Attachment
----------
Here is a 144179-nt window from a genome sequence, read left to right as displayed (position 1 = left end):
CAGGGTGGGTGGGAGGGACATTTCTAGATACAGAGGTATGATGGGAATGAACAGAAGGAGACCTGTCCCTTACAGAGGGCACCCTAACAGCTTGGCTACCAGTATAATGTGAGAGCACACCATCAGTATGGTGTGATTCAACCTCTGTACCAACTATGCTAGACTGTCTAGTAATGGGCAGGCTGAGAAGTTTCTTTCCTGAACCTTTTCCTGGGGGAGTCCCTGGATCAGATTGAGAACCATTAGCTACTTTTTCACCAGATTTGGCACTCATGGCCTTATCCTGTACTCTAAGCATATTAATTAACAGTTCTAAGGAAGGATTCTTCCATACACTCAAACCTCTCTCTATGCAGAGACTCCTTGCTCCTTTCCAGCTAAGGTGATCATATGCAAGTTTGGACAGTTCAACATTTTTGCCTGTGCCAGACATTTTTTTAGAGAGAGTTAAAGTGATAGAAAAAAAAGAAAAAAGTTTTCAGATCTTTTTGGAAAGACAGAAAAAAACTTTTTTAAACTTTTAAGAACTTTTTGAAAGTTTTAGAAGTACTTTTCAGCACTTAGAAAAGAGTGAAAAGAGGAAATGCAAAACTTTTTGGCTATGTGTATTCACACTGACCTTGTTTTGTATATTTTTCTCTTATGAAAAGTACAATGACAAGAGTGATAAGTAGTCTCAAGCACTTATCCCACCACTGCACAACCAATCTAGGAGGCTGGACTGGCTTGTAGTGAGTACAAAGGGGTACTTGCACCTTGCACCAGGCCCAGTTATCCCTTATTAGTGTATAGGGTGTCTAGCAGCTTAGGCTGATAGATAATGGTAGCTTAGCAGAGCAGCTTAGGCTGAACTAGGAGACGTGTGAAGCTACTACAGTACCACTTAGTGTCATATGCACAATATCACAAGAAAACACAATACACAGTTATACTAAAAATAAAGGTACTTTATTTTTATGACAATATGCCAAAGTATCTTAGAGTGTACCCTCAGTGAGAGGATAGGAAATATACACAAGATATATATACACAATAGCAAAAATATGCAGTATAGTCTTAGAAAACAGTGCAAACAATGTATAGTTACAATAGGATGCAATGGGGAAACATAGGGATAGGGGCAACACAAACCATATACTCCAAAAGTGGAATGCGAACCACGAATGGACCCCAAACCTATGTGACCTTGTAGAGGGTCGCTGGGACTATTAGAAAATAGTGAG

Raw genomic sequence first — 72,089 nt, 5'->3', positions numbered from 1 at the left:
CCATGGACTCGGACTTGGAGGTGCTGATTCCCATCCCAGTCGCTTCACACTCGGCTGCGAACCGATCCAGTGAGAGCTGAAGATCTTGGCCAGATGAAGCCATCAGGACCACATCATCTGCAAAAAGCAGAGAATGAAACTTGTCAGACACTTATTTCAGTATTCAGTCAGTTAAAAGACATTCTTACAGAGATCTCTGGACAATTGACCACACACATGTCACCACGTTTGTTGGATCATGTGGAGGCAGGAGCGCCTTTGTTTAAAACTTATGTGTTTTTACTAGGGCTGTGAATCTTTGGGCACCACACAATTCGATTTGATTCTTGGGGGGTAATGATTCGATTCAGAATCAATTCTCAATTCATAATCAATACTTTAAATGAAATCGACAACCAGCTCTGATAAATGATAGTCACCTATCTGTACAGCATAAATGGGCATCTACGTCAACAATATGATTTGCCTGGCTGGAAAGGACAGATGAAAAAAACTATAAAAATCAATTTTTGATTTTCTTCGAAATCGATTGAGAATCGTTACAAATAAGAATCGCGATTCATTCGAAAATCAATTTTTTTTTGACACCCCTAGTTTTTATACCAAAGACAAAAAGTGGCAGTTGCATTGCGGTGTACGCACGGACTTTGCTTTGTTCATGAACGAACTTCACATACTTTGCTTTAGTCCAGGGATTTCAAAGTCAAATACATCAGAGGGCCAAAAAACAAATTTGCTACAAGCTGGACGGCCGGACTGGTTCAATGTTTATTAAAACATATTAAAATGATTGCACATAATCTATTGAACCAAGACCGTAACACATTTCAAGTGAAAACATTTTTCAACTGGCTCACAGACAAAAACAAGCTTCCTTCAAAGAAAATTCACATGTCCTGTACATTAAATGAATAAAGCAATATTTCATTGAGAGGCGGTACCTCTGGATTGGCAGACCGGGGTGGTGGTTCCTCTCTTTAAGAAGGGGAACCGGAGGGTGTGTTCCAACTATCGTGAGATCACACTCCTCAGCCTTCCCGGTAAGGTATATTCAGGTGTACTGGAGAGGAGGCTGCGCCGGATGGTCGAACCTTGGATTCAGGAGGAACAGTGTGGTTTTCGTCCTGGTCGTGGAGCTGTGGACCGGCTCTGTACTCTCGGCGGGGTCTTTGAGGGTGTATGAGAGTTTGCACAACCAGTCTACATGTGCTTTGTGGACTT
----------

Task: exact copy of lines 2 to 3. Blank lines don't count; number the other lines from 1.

CAGGGTGGGTGGGAGGGACATTTCTAGATACAGAGGTATGATGGGAATGAACAGAAGGAGACCTGTCCCTTACAGAGGGCACCCTAACAGCTTGGCTACCAGTATAATGTGAGAGCACACCATCAGTATGGTGTGATTCAACCTCTGTACCAACTATGCTAGACTGTCTAGTAATGGGCAGGCTGAGAAGTTTCTTTCCTGAACCTTTTCCTGGGGGAGTCCCTGGATCAGATTGAGAACCATTAGCTACTTTTTCACCAGATTTGGCACTCATGGCCTTATCCTGTACTCTAAGCATATTAATTAACAGTTCTAAGGAAGGATTCTTCCATACACTCAAACCTCTCTCTATGCAGAGACTCCTTGCTCCTTTCCAGCTAAGGTGATCATATGCAAGTTTGGACAGTTCAACATTTTTGCCTGTGCCAGACATTTTTTTAGAGAGAGTTAAAGTGATAGAAAAAAAAGAAAAAAGTTTTCAGATCTTTTTGGAAAGACAGAAAAAAACTTTTTTAAACTTTTAAGAACTTTTTGAAAGTTTTAGAAGTACTTTTCAGCACTTAGAAAAGAGTGAAAAGAGGAAATGCAAAACTTTTTGGCTATGTGTATTCACACTGACCTTGTTTTGTATATTTTTCTCTTATGAAAAGTACAATGACAAGAGTGATAAGTAGTCTCAAGCACTTATCCCACCACTGCACAACCAATCTAGGAGGCTGGACTGGCTTGTAGTGAGTACAAAGGGGTACTTGCACCTTGCACCAGGCCCAGTTATCCCTTATTAGTGTATAGGGTGTCTAGCAGCTTAGGCTGATAGATAATGGTAGCTTAGCAGAGCAGCTTAGGCTGAACTAGGAGACGTGTGAAGCTACTACAGTACCACTTAGTGTCATATGCACAATATCACAAGAAAACACAATACACAGTTATACTAAAAATAAAGGTACTTTATTTTTATGACAATATGCCAAAGTATCTTAGAGTGTACCCTCAGTGAGAGGATAGGAAATATACACAAGATATATATACACAATAGCAAAAATATGCAGTATAGTCTTAGAAAACAGTGCAAACAATGTATAGTTACAATAGGATGCAATGGGGAAACATAGGGATAGGGGCAACACAAACCATATACTCCAAAAGTGGAATGCGAACCACGAATGGACCCCAAACCTATGTGACCTTGTAGAGGGTCGCTGGGACTATTAGAAAATAGTGAG

Raw genomic sequence first — 72,089 nt, 5'->3', positions numbered from 1 at the left: